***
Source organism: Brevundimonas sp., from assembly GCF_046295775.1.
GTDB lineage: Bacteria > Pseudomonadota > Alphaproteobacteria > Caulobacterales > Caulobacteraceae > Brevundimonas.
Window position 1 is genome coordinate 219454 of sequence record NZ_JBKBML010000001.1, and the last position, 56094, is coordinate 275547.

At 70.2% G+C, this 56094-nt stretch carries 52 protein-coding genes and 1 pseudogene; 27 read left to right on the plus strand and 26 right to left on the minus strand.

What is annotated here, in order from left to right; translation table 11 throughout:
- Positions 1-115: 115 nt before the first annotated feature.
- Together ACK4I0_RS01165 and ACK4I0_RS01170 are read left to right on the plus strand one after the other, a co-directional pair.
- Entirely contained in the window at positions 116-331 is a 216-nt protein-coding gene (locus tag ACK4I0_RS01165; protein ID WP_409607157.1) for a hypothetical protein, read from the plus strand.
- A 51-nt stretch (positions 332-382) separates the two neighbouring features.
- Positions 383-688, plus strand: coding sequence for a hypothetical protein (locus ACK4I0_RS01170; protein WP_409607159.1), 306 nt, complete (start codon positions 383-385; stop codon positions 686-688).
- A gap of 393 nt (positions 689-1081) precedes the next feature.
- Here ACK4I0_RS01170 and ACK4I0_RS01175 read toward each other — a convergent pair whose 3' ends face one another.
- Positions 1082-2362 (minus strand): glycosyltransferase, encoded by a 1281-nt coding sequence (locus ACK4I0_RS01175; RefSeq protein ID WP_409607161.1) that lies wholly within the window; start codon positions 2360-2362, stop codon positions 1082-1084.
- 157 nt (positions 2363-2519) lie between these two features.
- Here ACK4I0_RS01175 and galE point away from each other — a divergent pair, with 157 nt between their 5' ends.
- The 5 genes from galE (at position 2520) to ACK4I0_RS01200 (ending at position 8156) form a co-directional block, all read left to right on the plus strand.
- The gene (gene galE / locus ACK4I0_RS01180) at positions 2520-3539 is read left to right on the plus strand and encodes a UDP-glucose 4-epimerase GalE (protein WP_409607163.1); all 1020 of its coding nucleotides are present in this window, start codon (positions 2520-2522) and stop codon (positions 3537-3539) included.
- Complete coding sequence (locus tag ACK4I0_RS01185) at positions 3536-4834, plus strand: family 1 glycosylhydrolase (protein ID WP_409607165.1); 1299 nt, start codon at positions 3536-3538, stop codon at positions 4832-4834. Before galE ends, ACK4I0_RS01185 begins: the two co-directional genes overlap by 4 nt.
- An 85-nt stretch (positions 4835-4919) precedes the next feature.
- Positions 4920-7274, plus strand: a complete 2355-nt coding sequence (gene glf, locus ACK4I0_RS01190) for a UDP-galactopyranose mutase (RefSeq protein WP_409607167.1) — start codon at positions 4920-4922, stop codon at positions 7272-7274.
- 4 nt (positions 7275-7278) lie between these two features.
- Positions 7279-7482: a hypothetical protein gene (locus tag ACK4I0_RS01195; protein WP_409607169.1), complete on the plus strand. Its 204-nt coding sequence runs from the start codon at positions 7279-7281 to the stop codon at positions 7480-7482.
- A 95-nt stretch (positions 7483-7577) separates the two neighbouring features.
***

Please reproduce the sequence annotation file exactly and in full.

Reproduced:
Source organism: Brevundimonas sp., from assembly GCF_046295775.1.
GTDB lineage: Bacteria > Pseudomonadota > Alphaproteobacteria > Caulobacterales > Caulobacteraceae > Brevundimonas.
Window position 1 is genome coordinate 219454 of sequence record NZ_JBKBML010000001.1, and the last position, 56094, is coordinate 275547.

At 70.2% G+C, this 56094-nt stretch carries 52 protein-coding genes and 1 pseudogene; 27 read left to right on the plus strand and 26 right to left on the minus strand.

What is annotated here, in order from left to right; translation table 11 throughout:
- Positions 1-115: 115 nt before the first annotated feature.
- Together ACK4I0_RS01165 and ACK4I0_RS01170 are read left to right on the plus strand one after the other, a co-directional pair.
- Entirely contained in the window at positions 116-331 is a 216-nt protein-coding gene (locus tag ACK4I0_RS01165; protein ID WP_409607157.1) for a hypothetical protein, read from the plus strand.
- A 51-nt stretch (positions 332-382) separates the two neighbouring features.
- Positions 383-688, plus strand: coding sequence for a hypothetical protein (locus ACK4I0_RS01170; protein WP_409607159.1), 306 nt, complete (start codon positions 383-385; stop codon positions 686-688).
- A gap of 393 nt (positions 689-1081) precedes the next feature.
- Here ACK4I0_RS01170 and ACK4I0_RS01175 read toward each other — a convergent pair whose 3' ends face one another.
- Positions 1082-2362 (minus strand): glycosyltransferase, encoded by a 1281-nt coding sequence (locus ACK4I0_RS01175; RefSeq protein ID WP_409607161.1) that lies wholly within the window; start codon positions 2360-2362, stop codon positions 1082-1084.
- 157 nt (positions 2363-2519) lie between these two features.
- Here ACK4I0_RS01175 and galE point away from each other — a divergent pair, with 157 nt between their 5' ends.
- The 5 genes from galE (at position 2520) to ACK4I0_RS01200 (ending at position 8156) form a co-directional block, all read left to right on the plus strand.
- The gene (gene galE / locus ACK4I0_RS01180) at positions 2520-3539 is read left to right on the plus strand and encodes a UDP-glucose 4-epimerase GalE (protein WP_409607163.1); all 1020 of its coding nucleotides are present in this window, start codon (positions 2520-2522) and stop codon (positions 3537-3539) included.
- Complete coding sequence (locus tag ACK4I0_RS01185) at positions 3536-4834, plus strand: family 1 glycosylhydrolase (protein ID WP_409607165.1); 1299 nt, start codon at positions 3536-3538, stop codon at positions 4832-4834. Before galE ends, ACK4I0_RS01185 begins: the two co-directional genes overlap by 4 nt.
- An 85-nt stretch (positions 4835-4919) precedes the next feature.
- Positions 4920-7274, plus strand: a complete 2355-nt coding sequence (gene glf, locus ACK4I0_RS01190) for a UDP-galactopyranose mutase (RefSeq protein WP_409607167.1) — start codon at positions 4920-4922, stop codon at positions 7272-7274.
- 4 nt (positions 7275-7278) lie between these two features.
- Positions 7279-7482: a hypothetical protein gene (locus tag ACK4I0_RS01195; protein WP_409607169.1), complete on the plus strand. Its 204-nt coding sequence runs from the start codon at positions 7279-7281 to the stop codon at positions 7480-7482.
- A 95-nt stretch (positions 7483-7577) separates the two neighbouring features.